More than 30 years of stem cell transplants
More than 30 years ago, the first patient at Heidelberg University Hospital was treated with stem cells from his own blood, one of the first stem cell transplants worldwide at the time. Today, Heidelberg is one of the largest centers of this kind in the world, with over 300 transplants per year.
Against this background, an international symposium was held in Heidelberg recently under the motto of “Stem Cell Transplants – Facts and Myths”: Experts from the USA, Japan, China, Israel, and Europe presented their latest research results.
Moreover, Sebastian Gärtner, who received the first stem cell transplant at Heidelberg in 1985, was a guest. Today he is 69 years old; his cancer has been cured since the transplant. “Mr. Gärtner is in the best of health. I am especially pleased that he is able to participate in this celebration and is going to report on his treatment”, said Professor Anthony D. Ho, Medical Director of the Department for Hematology, Oncology and Rheumatology at Heidelberg University Hospital.
Genetic change turns the patient’s own immune cells into cancer hunters
“In stem cell research, we are still at the beginning of a long journey. There is a lot that we still do not know. This must be clearly stated, in order to prevent unrealistic hopes”, stated Ho, an internationally renowned stem cell expert. Many of the research results discussed at the symposium revolved around questions related to how stem cells function on a molecular level, how they steer themselves, and thus can be used in the treatment of various diseases. Although there are numerous promising therapy approaches, most of them lie in the future. The situation is different for a cell therapy that was recently developed in the USA to treat different types of lymphatic leukemia and lymphomas. Although it does not use stem cells, yet it does take advantage of the knowledge gained from stem cell research and transplants. It is only available in the USA to date and for patients who no longer respond to the usual treatment – chemotherapy and stem cell transplants.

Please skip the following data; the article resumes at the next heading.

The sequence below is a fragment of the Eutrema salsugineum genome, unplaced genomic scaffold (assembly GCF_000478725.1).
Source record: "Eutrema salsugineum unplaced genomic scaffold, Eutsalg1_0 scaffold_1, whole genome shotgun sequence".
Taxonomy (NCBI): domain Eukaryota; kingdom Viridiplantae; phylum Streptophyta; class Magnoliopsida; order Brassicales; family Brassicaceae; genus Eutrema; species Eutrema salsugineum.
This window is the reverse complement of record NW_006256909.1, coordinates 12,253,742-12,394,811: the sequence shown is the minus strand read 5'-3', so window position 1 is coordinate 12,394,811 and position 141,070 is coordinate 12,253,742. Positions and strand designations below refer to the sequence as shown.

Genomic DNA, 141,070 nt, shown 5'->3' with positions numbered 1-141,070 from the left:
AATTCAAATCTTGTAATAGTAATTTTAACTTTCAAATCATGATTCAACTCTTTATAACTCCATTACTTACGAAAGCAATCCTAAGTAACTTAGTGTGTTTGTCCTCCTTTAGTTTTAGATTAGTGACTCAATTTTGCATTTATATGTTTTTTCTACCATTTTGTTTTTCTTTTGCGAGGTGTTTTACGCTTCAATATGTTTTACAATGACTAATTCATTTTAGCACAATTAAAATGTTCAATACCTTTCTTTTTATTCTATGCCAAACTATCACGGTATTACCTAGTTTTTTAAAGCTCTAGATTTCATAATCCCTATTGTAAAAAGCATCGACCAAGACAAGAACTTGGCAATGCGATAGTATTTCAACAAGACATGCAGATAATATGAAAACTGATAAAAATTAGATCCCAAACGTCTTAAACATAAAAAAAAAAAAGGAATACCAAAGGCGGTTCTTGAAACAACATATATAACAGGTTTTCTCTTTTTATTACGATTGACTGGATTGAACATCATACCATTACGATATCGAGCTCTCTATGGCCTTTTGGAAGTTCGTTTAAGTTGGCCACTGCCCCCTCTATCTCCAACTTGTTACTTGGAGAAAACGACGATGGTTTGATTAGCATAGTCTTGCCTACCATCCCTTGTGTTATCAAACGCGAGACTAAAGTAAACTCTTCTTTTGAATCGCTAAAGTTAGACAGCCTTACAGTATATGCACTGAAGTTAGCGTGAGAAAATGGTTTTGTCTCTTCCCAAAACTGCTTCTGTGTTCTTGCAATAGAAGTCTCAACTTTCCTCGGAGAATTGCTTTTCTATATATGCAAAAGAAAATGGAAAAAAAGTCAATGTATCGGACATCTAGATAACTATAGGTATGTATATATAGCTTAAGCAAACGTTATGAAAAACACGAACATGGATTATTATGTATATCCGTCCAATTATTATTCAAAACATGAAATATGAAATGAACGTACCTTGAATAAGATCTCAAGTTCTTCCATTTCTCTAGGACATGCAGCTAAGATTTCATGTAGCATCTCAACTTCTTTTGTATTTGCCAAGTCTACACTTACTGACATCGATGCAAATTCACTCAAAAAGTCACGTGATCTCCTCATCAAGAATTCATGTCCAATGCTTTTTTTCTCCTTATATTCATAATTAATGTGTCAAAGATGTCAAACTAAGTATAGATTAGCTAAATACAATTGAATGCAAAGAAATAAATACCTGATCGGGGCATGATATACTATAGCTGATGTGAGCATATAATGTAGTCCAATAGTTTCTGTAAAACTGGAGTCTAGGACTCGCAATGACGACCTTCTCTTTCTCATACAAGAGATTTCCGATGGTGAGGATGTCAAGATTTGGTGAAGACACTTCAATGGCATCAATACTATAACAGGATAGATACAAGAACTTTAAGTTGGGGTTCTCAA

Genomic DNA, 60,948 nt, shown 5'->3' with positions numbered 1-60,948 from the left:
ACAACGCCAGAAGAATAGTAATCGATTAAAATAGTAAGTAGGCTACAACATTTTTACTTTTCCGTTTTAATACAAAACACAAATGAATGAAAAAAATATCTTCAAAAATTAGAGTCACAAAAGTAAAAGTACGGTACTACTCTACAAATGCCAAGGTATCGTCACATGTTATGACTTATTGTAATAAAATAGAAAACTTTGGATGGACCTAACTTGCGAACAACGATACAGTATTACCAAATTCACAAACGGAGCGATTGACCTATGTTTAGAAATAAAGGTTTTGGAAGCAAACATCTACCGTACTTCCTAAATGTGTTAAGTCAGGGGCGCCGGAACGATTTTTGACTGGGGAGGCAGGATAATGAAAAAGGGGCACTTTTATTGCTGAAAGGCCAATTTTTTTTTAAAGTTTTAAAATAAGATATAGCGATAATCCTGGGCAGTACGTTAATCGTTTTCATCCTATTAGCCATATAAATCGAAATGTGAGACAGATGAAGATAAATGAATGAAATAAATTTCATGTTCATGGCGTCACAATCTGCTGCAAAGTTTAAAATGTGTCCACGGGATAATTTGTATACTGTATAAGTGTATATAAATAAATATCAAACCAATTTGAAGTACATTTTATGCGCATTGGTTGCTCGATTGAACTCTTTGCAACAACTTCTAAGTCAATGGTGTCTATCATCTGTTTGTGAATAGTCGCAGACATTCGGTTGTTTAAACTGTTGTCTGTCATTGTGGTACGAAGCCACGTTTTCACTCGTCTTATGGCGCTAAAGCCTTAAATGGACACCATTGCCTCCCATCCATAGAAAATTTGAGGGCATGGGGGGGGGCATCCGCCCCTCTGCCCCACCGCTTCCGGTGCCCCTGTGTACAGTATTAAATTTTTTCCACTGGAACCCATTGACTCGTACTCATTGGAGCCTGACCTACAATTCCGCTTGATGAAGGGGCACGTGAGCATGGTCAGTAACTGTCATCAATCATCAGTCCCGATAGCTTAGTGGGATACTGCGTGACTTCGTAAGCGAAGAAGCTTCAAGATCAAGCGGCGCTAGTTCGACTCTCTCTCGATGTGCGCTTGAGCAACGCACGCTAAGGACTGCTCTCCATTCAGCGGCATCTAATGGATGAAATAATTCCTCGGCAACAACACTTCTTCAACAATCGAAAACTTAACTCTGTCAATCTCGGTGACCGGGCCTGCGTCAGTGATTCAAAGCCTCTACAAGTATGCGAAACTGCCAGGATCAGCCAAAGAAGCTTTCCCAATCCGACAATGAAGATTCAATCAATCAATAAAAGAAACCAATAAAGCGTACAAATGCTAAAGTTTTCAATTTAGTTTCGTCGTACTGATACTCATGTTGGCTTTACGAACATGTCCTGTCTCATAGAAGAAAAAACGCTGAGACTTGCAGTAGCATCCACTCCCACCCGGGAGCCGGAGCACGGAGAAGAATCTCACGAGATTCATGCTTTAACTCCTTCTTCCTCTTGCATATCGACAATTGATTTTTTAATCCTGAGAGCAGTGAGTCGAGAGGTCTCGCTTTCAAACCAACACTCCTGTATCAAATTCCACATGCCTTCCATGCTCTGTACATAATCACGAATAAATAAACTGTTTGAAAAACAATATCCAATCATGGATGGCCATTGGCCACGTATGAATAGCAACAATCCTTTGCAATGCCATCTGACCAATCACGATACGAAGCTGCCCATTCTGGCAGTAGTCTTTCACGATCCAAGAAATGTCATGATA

“For about 90 percent of the patients with aggressive lymphomas, the cancer can be pushed back with this therapy”, explains Ho. “We hope to be able to offer this treatment next year, as one of the first German centers in Heidelberg to do so.” Certain immune cells of the patient, the so-called killer cells, are collected from the blood, genetically changed (CAR-T-cells) and reintroduced into the patient. These T-cells become the body’s own cancer-cell hunters due to this genetic manipulation.
Stem-cell research is an important focus at Heidelberg University Hospital
Stem cell research is an important focus at Heidelberg University Hospital. In 2010, the German Research Foundation (DFG) established a collaborative research area (SFB) called “Self-renewal and differentiation of stem cells” at the University, Heidelberg University Hospital and the German Cancer Research Center. The funding volume comprises 9.3 million euros per funding period of four years each; Founding spokesman of the SFB is Professor Ho (2010-2014); spokesman for the 2nd period is Professor Jan Lohmann, Center for Organismal Studies at Heidelberg University (2014-2018).